Colombia Maintains Leadership Ranking in Fighting Human Trafficking in the Americas – Ireland of 2 Worst in EU

 Colombia Maintains Leadership Ranking in Fighting Human Trafficking in the Americas – Ireland of 2 Worst in EU

by Miceál O’Hurley
Diplomatic Editor

BOGATÁ – Colombia continues to maintain its Tier 1 Ranking in the annual Human Trafficking Report presented by the United States Secretary of State Anthony Blinken.

On 1 July 2021, Secretary Blinken re-certified that Colombia fully complies or exceeds minimum standards for the elimination of human trafficking.  Colombia’s demonstrable work in the area of combating human trafficking comes upon unprecedented challenges presented on multiple fronts, including the Covid-19 pandemic, fighting crime and dealing with historically high levels of Venezuelans seeking refuge in Colombia from the devolving crisis in their homeland.

2021 marks the 6th consecutive year that Colombia has been certified by the State Department at the highest, Tier 1, level in addressing human trafficking crimes.  IN all of the Americas, only Argentina, Bahamas, Canada, Chile, Colombia, and the United States occupy the Tier 1 category.

The annual report on Human Trafficking published by the United States of America Department of State ranks the efforts of 188 countries in addressing the scourge of human trafficking.  The report details four tiers of classification that address the 188 nations individual commitment in the fight against the crime of human trafficking.  Once again, Colombia earned Tier 1 status for its execution of their ambitious plans to thwart human trafficking and cooperation with international law enforcement and NGOs in doing so.

Colombia’s efforts, as detailed in the report, highlight the transcendental actions taken by the national government.  These comprehensive efforts include the adoption of a new strategy to combat human trafficking 2020-2024; the Temporary Statute of Protection for Venezuelan migrants; and, the reorganization of the Intersectoral Commission for the prevention of recruitment, use, use and rape of children and adolescents.  The breadth of work undertaken by Colombia’s leadership in combating the violent and exploitative crime of human trafficking of adults and children demonstrates the national commitment of law enforcement but is joined by the social care for victims and their families.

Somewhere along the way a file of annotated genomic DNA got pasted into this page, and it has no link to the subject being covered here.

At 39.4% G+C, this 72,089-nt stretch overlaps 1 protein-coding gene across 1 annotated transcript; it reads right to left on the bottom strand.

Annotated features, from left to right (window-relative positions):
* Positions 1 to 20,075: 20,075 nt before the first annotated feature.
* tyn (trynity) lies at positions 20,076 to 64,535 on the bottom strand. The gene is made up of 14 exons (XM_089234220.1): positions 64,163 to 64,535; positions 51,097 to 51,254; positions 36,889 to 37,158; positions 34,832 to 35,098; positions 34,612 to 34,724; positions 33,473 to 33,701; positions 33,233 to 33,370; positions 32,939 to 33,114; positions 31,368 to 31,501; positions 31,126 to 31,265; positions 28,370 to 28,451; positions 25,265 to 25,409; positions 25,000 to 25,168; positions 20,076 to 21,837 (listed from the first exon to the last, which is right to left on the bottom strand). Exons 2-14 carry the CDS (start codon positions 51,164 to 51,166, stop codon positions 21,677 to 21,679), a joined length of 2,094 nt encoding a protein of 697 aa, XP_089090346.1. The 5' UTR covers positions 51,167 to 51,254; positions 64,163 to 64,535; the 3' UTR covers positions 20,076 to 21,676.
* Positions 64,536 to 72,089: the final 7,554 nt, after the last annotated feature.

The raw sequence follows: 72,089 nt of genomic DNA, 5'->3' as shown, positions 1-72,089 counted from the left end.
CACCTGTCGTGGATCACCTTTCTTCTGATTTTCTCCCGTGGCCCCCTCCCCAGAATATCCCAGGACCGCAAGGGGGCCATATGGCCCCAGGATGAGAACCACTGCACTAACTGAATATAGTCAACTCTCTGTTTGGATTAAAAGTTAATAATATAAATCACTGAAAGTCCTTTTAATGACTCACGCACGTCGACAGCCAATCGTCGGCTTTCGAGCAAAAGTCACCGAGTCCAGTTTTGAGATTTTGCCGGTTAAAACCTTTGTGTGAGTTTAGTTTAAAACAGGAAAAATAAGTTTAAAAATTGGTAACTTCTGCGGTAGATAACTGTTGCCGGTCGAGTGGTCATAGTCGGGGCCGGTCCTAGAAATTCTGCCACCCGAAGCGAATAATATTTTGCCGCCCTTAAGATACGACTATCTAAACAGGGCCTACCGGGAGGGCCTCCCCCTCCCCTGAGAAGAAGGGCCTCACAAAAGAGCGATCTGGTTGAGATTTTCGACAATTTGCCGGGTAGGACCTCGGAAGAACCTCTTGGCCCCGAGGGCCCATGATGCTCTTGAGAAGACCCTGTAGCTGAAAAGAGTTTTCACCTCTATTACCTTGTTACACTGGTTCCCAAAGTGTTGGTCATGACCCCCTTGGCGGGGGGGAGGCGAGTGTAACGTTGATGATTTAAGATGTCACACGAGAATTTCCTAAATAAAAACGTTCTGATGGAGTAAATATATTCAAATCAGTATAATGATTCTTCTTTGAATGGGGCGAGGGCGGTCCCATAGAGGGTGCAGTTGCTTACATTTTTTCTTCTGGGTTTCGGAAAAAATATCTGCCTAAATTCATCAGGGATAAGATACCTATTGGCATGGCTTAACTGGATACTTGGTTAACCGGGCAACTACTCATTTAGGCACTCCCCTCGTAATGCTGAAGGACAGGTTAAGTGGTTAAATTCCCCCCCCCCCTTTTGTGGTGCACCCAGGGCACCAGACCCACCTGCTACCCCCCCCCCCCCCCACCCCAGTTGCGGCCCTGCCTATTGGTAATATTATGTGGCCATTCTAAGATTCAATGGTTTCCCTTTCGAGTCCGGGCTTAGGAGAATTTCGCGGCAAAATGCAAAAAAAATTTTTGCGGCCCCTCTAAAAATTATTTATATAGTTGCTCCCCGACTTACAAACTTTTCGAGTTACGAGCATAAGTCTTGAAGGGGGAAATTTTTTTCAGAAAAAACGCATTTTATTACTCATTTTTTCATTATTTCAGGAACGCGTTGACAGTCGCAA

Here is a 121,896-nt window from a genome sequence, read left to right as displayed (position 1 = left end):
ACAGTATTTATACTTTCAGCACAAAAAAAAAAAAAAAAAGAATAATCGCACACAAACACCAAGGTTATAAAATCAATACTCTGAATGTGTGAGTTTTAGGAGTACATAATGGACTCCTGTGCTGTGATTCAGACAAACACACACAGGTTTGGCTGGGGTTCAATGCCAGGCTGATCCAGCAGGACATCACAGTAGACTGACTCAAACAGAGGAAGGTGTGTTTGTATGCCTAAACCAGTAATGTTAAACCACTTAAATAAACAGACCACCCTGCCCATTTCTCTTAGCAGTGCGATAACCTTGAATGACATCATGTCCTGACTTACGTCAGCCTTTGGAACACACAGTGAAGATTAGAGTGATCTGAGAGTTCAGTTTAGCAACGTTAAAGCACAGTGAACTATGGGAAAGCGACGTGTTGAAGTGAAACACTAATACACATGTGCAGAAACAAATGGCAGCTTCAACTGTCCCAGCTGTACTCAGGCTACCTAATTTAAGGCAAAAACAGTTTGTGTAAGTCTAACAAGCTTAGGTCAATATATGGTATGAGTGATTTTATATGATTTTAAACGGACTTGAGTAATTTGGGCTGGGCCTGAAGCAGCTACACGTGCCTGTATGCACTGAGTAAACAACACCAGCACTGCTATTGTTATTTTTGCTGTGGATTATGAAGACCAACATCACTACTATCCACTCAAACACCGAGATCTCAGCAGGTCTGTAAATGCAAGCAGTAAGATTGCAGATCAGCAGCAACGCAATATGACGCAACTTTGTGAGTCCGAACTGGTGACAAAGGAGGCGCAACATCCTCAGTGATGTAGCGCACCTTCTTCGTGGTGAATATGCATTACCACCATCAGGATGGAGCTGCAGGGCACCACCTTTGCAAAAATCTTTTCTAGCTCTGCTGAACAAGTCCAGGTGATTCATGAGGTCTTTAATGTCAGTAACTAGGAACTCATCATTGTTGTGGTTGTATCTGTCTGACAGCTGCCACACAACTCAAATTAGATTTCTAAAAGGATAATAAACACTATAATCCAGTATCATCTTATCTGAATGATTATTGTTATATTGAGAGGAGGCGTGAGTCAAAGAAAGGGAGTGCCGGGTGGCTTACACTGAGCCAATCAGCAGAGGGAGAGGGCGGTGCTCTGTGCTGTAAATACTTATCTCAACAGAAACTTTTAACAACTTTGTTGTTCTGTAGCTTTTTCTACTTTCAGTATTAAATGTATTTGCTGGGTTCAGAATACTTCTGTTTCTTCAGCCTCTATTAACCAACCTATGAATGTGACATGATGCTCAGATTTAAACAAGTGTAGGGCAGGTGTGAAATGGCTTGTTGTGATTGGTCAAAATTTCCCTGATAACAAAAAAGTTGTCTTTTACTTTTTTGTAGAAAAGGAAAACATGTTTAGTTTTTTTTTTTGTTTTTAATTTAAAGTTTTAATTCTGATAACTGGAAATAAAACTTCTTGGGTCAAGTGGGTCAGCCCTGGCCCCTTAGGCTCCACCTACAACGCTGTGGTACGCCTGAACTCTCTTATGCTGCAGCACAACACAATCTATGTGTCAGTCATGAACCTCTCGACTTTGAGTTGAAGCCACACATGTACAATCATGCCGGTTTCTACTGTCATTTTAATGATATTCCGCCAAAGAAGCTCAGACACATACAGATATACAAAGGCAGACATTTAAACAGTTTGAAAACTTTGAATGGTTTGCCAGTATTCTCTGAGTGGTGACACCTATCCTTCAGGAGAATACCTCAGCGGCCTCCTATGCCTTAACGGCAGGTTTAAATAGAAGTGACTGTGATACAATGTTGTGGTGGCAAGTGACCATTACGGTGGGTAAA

The long-term demonstration of the Government of Colombia’s commitment to work in a committed manner to guarantee a comprehensive approach to the crime of human trafficking and its guarantee to give adequate attention to the victims, in particular, those with the greatest vulnerability such as women, children, and adolescents, has made Colombia a role model in addressing this crime and caring for its victims.

Ireland Ranks Woefully Poor – Yet Again
The Report, which is regarded in international circles as the most complete and comprehensive assessment and ranking of each nation’s  efforts to combat human trafficking once again ranked Ireland’s efforts as woefully inadequate.  On par with Romania, Ireland is ranked as one of the two poorest performing States in the European Union.  Ireland and Romania both were ranked in Tier III which indicates that it fails to meet minimum standards.  The Report describes the number of persons in human trafficking in Ireland as “severe” and simultaneously “very significant or is significantly increasing and the country is not taking proportional concrete actions”.

Ireland ranked just as poorly in the 2020 Report on Human Trafficking.  Of note, the Report states, “[Ireland] investigated and prosecuted fewer suspected traffickers, did not prosecute any labour traffickers, and victim identification decreased for the fourth year in a row”“The government continued to have systemic deficiencies in victim identification, referral, and assistance, and lacked specialised accommodation and “services for victims…” and the lack of prosecutions and convictions for human trafficking by the State only “weakened deterrence, contributed to impunity for traffickers, and undermined efforts to support victims to testify” .  In yet another blow to the already damaged reputation of the scandal plagued An Garda Síochána, the Report underscored Ireland’s “inadequate law enforcement efforts”, bringing the force into even greater disrepute.

The Report, released personally by United States Secretary of State Anthony Blinken, indicated the prevalence of human trafficking in Ireland is “likely much higher than official statistics report”.

Attempts to reach either An Garda Síochána or the Department of Justice for comment from the Minister went unanswered.

 

This report was compiled with information provided by the US Department of State and the Embassy of Colombia in Ireland. 

Feature photograph Courtesy of the US Department of State.

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